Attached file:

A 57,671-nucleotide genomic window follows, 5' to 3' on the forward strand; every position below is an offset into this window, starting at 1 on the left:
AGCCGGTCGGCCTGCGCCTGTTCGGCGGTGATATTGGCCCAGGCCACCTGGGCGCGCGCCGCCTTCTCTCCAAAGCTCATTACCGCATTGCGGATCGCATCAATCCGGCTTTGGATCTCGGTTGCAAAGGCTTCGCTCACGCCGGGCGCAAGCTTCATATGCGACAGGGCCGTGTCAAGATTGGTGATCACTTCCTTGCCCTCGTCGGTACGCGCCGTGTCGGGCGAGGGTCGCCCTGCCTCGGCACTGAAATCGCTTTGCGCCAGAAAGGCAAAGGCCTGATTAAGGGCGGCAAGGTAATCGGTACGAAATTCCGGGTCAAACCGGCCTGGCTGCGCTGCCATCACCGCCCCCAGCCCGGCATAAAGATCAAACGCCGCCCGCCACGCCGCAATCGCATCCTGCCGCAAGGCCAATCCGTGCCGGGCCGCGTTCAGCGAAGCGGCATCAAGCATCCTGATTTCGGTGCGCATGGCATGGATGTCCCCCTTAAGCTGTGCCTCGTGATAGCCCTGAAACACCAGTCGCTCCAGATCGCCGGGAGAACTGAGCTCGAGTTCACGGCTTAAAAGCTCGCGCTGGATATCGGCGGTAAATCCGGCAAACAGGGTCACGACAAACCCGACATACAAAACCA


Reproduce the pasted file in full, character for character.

A 57,671-nucleotide genomic window follows, 5' to 3' on the forward strand; every position below is an offset into this window, starting at 1 on the left:
AGCCGGTCGGCCTGCGCCTGTTCGGCGGTGATATTGGCCCAGGCCACCTGGGCGCGCGCCGCCTTCTCTCCAAAGCTCATTACCGCATTGCGGATCGCATCAATCCGGCTTTGGATCTCGGTTGCAAAGGCTTCGCTCACGCCGGGCGCAAGCTTCATATGCGACAGGGCCGTGTCAAGATTGGTGATCACTTCCTTGCCCTCGTCGGTACGCGCCGTGTCGGGCGAGGGTCGCCCTGCCTCGGCACTGAAATCGCTTTGCGCCAGAAAGGCAAAGGCCTGATTAAGGGCGGCAAGGTAATCGGTACGAAATTCCGGGTCAAACCGGCCTGGCTGCGCTGCCATCACCGCCCCCAGCCCGGCATAAAGATCAAACGCCGCCCGCCACGCCGCAATCGCATCCTGCCGCAAGGCCAATCCGTGCCGGGCCGCGTTCAGCGAAGCGGCATCAAGCATCCTGATTTCGGTGCGCATGGCATGGATGTCCCCCTTAAGCTGTGCCTCGTGATAGCCCTGAAACACCAGTCGCTCCAGATCGCCGGGAGAACTGAGCTCGAGTTCACGGCTTAAAAGCTCGCGCTGGATATCGGCGGTAAATCCGGCAAACAGGGTCACGACAAACCCGACATACAAAACCA